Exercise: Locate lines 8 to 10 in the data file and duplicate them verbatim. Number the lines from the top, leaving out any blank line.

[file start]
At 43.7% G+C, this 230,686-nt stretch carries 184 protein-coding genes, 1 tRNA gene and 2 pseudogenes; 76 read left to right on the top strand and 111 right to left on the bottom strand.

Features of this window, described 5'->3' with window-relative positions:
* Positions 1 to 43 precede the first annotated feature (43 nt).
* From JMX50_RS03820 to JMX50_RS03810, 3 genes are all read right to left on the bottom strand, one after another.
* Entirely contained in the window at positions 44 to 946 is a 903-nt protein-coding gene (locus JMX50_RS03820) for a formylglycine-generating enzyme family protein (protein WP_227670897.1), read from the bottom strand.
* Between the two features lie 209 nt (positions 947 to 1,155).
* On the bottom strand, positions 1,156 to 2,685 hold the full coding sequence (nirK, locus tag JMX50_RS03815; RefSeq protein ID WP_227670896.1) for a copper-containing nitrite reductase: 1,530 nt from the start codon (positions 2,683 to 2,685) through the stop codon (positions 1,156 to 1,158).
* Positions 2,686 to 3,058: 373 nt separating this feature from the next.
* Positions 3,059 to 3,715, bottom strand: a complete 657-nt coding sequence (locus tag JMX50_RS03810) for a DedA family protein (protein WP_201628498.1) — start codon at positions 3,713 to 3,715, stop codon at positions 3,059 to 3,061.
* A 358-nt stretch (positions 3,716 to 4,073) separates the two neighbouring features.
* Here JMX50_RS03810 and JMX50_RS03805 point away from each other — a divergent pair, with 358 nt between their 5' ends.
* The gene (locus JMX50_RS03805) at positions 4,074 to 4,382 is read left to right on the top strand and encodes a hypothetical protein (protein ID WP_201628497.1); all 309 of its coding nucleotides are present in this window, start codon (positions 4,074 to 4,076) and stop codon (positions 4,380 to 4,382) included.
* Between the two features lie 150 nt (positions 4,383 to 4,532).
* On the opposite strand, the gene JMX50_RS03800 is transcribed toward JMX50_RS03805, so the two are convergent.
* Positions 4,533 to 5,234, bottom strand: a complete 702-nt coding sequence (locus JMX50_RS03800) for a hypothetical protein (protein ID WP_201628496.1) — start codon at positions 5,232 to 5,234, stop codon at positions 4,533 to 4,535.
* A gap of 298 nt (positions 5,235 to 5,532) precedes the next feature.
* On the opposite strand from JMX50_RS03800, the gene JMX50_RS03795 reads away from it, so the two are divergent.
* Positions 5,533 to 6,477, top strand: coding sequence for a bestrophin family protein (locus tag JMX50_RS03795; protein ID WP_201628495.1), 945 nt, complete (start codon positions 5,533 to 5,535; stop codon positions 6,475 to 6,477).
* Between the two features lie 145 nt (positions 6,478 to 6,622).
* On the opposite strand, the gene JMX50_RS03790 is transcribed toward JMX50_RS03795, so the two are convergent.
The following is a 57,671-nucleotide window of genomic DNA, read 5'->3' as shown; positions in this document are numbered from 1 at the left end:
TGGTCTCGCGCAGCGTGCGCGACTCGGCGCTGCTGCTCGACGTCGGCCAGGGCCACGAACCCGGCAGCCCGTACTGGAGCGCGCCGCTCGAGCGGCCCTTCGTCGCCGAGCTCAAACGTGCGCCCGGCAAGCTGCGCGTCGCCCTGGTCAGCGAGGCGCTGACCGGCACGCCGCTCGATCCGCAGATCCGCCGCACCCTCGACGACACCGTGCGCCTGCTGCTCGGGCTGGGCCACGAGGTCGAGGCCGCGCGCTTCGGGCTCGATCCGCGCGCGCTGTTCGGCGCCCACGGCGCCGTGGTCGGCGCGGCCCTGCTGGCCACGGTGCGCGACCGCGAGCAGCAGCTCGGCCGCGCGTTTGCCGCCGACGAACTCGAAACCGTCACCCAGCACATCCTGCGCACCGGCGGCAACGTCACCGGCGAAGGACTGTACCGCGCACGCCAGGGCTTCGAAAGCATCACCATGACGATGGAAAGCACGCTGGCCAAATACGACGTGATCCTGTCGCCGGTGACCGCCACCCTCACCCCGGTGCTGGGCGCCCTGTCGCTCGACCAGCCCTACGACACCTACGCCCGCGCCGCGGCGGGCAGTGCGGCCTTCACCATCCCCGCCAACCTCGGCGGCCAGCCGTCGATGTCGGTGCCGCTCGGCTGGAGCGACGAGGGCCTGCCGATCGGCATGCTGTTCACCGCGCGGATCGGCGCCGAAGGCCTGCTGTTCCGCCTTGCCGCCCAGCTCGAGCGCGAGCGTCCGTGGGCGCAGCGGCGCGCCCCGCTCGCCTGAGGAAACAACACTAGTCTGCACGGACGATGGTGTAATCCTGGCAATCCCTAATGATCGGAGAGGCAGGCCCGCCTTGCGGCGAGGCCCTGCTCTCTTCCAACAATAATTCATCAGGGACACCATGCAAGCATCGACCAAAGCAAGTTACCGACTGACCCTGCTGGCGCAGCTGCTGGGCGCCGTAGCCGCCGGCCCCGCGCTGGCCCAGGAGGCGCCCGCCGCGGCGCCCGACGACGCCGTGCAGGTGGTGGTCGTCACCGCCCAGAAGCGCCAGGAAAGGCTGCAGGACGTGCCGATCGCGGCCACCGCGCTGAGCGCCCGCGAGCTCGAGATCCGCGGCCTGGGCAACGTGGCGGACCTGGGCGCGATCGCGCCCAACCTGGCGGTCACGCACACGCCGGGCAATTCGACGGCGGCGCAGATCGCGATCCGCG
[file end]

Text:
* Positions 2,686 to 3,058: 373 nt separating this feature from the next.
* Positions 3,059 to 3,715, bottom strand: a complete 657-nt coding sequence (locus tag JMX50_RS03810) for a DedA family protein (protein WP_201628498.1) — start codon at positions 3,713 to 3,715, stop codon at positions 3,059 to 3,061.
* A 358-nt stretch (positions 3,716 to 4,073) separates the two neighbouring features.